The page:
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Effects of stimulation of the centromedian nucleus of the thalamus on the activity of striatal cells in awake rhesus monkeys

Authors

  • Bijli Nanda,

    1. Yerkes National Primate Research Center, Emory University, 954 Gatewood Rd NE, Atlanta, GA 30329, USA
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    • *

      B.N. and A.G. contributed equally to this work.

  • Adriana Galvan,

    1. Yerkes National Primate Research Center, Emory University, 954 Gatewood Rd NE, Atlanta, GA 30329, USA
    2. Department of Neurology, School of Medicine, Emory University, Atlanta, GA, USA
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    • *

      B.N. and A.G. contributed equally to this work.

  • Yoland Smith,

    1. Yerkes National Primate Research Center, Emory University, 954 Gatewood Rd NE, Atlanta, GA 30329, USA
    2. Department of Neurology, School of Medicine, Emory University, Atlanta, GA, USA
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  • Thomas Wichmann

    1. Yerkes National Primate Research Center, Emory University, 954 Gatewood Rd NE, Atlanta, GA 30329, USA
    2. Department of Neurology, School of Medicine, Emory University, Atlanta, GA, USA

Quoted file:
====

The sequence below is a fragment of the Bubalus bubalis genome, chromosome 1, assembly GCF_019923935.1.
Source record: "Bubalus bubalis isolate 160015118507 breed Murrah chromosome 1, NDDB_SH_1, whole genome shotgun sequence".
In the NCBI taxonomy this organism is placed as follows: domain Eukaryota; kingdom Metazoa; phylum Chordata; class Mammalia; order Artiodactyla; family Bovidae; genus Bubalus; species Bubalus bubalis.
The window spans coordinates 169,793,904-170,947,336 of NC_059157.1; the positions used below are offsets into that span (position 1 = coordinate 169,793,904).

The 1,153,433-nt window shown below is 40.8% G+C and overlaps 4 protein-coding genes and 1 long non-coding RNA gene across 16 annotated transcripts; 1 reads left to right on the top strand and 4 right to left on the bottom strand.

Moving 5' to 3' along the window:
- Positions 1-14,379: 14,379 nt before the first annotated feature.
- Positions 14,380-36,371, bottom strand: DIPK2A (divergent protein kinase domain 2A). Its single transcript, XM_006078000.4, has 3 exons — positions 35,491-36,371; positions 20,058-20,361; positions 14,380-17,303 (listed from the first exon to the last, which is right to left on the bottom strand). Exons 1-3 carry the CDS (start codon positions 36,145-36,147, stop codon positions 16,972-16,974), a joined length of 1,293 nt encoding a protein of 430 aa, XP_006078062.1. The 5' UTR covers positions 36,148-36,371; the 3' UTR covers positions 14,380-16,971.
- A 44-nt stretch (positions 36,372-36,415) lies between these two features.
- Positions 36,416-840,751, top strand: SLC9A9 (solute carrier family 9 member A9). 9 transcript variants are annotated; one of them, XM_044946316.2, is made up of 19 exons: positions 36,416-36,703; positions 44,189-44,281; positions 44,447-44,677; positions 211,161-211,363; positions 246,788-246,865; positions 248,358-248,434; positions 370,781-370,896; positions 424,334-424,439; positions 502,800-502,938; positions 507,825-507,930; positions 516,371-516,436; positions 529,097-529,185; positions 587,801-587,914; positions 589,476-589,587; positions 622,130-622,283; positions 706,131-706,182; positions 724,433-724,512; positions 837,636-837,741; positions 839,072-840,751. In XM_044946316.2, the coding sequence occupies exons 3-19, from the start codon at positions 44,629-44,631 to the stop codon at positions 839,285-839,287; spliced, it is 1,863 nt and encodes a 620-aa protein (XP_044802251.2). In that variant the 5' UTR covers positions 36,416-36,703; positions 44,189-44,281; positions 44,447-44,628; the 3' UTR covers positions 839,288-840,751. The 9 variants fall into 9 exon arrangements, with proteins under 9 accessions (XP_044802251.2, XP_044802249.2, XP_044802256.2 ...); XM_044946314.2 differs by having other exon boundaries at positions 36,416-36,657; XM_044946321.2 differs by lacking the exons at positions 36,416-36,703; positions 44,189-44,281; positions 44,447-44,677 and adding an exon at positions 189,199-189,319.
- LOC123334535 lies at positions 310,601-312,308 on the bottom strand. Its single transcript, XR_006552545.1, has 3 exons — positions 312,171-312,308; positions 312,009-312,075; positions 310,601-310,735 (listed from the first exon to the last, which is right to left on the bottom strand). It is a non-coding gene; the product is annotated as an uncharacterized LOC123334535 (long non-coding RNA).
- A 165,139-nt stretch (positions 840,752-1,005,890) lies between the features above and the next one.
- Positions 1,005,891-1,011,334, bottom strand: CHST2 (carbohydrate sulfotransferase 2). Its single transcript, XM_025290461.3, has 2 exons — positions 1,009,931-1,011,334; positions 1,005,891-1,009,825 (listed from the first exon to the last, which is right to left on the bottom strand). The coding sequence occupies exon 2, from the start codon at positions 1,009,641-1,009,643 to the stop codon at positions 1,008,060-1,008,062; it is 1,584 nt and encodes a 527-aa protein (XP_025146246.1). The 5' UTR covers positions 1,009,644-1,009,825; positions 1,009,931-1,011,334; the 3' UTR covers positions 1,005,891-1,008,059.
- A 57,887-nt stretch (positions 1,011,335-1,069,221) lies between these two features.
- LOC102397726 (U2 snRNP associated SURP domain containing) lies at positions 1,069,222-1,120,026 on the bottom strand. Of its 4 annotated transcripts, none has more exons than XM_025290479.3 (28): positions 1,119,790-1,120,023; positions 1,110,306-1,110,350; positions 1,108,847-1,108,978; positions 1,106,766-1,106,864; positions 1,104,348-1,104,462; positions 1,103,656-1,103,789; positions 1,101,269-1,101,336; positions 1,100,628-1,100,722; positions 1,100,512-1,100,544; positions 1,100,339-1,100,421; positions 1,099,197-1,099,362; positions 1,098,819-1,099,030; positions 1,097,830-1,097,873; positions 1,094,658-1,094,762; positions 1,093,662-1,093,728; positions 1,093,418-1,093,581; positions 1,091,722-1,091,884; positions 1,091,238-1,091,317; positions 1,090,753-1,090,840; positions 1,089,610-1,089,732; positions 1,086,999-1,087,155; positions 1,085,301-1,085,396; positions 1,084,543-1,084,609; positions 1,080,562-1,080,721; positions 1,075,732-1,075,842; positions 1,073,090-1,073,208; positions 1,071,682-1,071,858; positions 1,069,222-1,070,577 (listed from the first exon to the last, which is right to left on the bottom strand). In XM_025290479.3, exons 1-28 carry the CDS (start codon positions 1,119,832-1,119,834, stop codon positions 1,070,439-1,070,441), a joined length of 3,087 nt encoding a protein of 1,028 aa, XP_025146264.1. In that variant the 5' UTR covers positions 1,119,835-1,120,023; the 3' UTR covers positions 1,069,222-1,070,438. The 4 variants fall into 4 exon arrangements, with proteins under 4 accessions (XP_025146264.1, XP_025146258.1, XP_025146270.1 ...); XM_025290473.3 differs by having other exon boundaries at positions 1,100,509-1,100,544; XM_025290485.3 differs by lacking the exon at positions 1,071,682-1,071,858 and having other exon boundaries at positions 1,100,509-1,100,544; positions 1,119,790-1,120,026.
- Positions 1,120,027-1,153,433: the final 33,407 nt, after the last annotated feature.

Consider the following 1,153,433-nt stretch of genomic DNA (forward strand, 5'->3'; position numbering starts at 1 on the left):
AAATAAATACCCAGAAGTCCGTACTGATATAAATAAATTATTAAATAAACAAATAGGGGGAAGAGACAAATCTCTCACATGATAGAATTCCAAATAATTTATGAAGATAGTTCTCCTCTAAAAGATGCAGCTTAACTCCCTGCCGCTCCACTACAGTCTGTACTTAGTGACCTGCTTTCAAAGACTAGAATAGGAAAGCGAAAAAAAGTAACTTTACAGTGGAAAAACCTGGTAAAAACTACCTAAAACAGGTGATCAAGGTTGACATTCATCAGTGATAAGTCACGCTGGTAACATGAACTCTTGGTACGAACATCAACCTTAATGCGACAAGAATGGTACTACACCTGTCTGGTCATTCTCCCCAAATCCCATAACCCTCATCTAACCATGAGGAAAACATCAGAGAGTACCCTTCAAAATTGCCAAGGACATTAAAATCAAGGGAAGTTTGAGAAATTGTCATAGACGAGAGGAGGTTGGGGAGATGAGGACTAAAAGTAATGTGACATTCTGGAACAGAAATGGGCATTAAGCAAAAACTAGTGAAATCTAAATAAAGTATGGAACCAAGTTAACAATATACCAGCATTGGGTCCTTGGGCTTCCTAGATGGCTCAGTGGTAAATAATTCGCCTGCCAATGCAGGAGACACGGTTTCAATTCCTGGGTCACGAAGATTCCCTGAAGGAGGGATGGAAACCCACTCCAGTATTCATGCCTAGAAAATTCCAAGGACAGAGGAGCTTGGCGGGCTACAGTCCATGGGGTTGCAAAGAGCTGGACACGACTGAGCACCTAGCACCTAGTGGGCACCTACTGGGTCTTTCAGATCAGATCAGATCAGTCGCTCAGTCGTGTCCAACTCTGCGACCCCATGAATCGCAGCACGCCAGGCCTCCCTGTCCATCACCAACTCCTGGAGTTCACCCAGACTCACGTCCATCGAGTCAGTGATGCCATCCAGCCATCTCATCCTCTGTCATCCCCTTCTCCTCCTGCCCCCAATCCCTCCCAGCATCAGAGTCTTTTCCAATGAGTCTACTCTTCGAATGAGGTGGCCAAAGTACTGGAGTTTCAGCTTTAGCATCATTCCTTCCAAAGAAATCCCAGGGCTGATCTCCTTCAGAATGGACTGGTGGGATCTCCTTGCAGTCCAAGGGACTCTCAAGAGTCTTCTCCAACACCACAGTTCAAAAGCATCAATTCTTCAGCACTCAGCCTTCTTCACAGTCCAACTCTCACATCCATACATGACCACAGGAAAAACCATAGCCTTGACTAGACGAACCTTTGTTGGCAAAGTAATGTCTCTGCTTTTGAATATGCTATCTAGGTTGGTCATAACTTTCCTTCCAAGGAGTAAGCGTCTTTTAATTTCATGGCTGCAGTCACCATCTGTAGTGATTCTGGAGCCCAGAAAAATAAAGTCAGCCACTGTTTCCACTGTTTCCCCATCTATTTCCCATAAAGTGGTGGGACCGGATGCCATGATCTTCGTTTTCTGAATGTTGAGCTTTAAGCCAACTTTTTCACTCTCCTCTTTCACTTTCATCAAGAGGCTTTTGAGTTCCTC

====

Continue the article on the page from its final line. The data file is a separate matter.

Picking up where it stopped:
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Dr A. Galvan, 1Yerkes National Primate Research Center, as above.
E-mail: agalvan@emory.edu

Abstract

Although the existence of a massive projection from the caudal intralaminar nuclei of the thalamus [i.e. the centromedian (CM) and parafascicular nuclei] to the striatum is well documented, the effects of CM activation upon striatal cells remain poorly understood. Therefore, we studied the effects of electrical stimulation of CM on the electrophysiological activity of striatal neurons, and on striatal levels of γ-aminobutyric acid (GABA) and acetylcholine in rhesus monkeys. Striatal cells did not respond to single-pulse stimulation (bipolar biphasic stimulation, 175–500 μA), but the large majority of recorded neurons responded to burst stimulation (100 Hz, 1 s, 150–175 μA) of CM, often with a delay of tens of milliseconds. Striatal phasically active neurons, which likely correspond to projection neurons, responded mainly with increases in firing (13/28 cells), while tonically active neurons (likely cholinergic interneurons) often showed combinations of increases and decreases in firing (24/46 cells). In microdialysis studies, CM stimulation led to a reduction of striatal acetylcholine levels. This effect was prevented by addition of the GABA-A receptor antagonist gabazine to the microdialysis fluid. We conclude that CM stimulation frequently results in striatal response patterns with excitatory and inhibitory components. Under the conditions chosen here, the specific patterns of striatal responses to CM stimulation are likely the result of striatal processing of thalamic inputs. Through these indirect effects, local CM stimulation may engage large portions of the striatum. These effects may be relevant in the interpretation of the therapeutic effects of CM stimulation for the treatment of neurological disorders.

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